If you've been paying attention to the pre-Super Bowl commercial hype machine, you may have noticed an increase in teaserlike commercials for commercials. Or, put another way, bits of (sometimes mysterious) online content designed to whet the appetites of big game watchers.
Commercials for commercials may seem a bit meta, but there is a method to the madness.
Simply put, companies want more bang for their buck. "You spend $4 million for a Super Bowl spot — and that's just the price you're paying to the network, not production, talent, etc. — you want to get as much out of your investment as possible," Ken Wheaton, the managing editor of Advertising Age, said in an email to Yahoo TV.
But are they appetizers or spoilers? Sure, teasers can inspire big buzz, but do they lessen the actual commercial's impact?
Take Audi's odd "Doberhuahua" commercial, set to air during the Super Bowl. The finished ad features singer-songwriter Sarah McLachlan strumming a guitar in what may be construed as a pretty bizarre cameo.
However, if you saw the teaser to the commercial, you might better get the joke behind what she's doing there. In the teaser, she pokes fun at herself by singing a song about the misunderstood animal.
Whether or not the teaser mutes the ad's impact depends on the ad, Wheaton said. "If the ad is lame, it may very well hurt you. Because people have that much more time to think about how weak it was."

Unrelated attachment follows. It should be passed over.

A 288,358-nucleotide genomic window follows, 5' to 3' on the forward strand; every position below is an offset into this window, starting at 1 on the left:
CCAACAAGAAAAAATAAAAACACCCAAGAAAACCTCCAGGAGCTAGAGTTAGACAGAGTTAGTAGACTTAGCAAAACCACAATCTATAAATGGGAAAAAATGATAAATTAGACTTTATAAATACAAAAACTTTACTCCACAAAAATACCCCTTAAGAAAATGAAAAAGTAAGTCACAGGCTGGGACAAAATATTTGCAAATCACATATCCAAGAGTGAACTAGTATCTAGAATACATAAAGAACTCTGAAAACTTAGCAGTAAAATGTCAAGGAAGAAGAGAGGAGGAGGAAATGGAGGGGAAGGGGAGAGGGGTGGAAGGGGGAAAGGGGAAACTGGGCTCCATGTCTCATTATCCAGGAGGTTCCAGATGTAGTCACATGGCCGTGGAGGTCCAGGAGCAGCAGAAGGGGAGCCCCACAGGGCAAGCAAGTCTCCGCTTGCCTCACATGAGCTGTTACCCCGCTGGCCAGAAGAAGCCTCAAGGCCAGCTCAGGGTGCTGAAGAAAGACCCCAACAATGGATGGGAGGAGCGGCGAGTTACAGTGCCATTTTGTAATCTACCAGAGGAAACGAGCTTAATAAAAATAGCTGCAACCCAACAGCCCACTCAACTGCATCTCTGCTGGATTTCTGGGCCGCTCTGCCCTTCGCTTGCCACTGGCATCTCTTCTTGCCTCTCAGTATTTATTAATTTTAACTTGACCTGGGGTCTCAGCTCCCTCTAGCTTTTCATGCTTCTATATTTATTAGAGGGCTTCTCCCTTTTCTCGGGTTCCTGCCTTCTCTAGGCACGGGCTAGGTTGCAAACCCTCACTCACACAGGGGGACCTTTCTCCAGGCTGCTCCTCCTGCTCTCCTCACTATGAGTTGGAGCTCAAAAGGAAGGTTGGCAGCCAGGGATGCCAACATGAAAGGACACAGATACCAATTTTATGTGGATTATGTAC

So, is there anything to be said for keeping it top secret until the actual game? A recent study cited by the Christian Science Monitor suggests that teasing and prereleasing spots is good for business.
Via Christian Science Monitor
"A report from Unruly, a marketing technology company, released on Thursday found that 60 percent of the most-shared Super Bowl commercials of all time were previewed before their official broadcast; it also said that seven of the 20 ads most shared after the 2013 Super Bowl had been promoted in teasers before the big game."
Fair enough, but if you look at comments on social networks, you're likely to find a few folks who remember the days when a viewer was surprised by ads during the game.
As Yahoo commenter David Whitford put it regarding the Budweiser "Puppy Love" spot: "The commercial was good, but do you remember the days when you wouldn't see Super Bowl ads until the Superbowl?" Another commenter echoed that sentiment regarding Kia's "Matrix" spot.
And let's not forget that some of the most popular spots in recent Super Bowls were kept under wraps prior to the big game. Last year's Ram truck commercial featuring the voice of the late, great Paul Harvey talking about the many virtues of the farmer wasn't teased and wasn't previewed, but it still went on to be one of the year's most well-received ads.
James Cooper, executive editor of AdWeek, told Yahoo TV that companies switched to teasers rather than leaking the full spots because they found that viewers were experiencing some fatigue by the time the spot aired during the game. "If you look at the Budweiser Arnold Schwarzenegger teaser, that's already been seen by a lot of people and been talked about. So there's that built-in anticipation."
And yet, this year, you can also see many full spots including Budweiser’s adorable puppy reunion, GoDaddy’s muscular Danica Patrick ad, Cheerios's touching breakfast conversation, and more.
The grumpy grandpa in us kind of wishes Madison Avenue wouldn't spoil the surprises. But what are your thoughts on Super Bowl ad teasers? All in good fun or enough is enough? Leave a comment below.
Follow Mike Krumboltz on Twitter (@mikekrumboltz).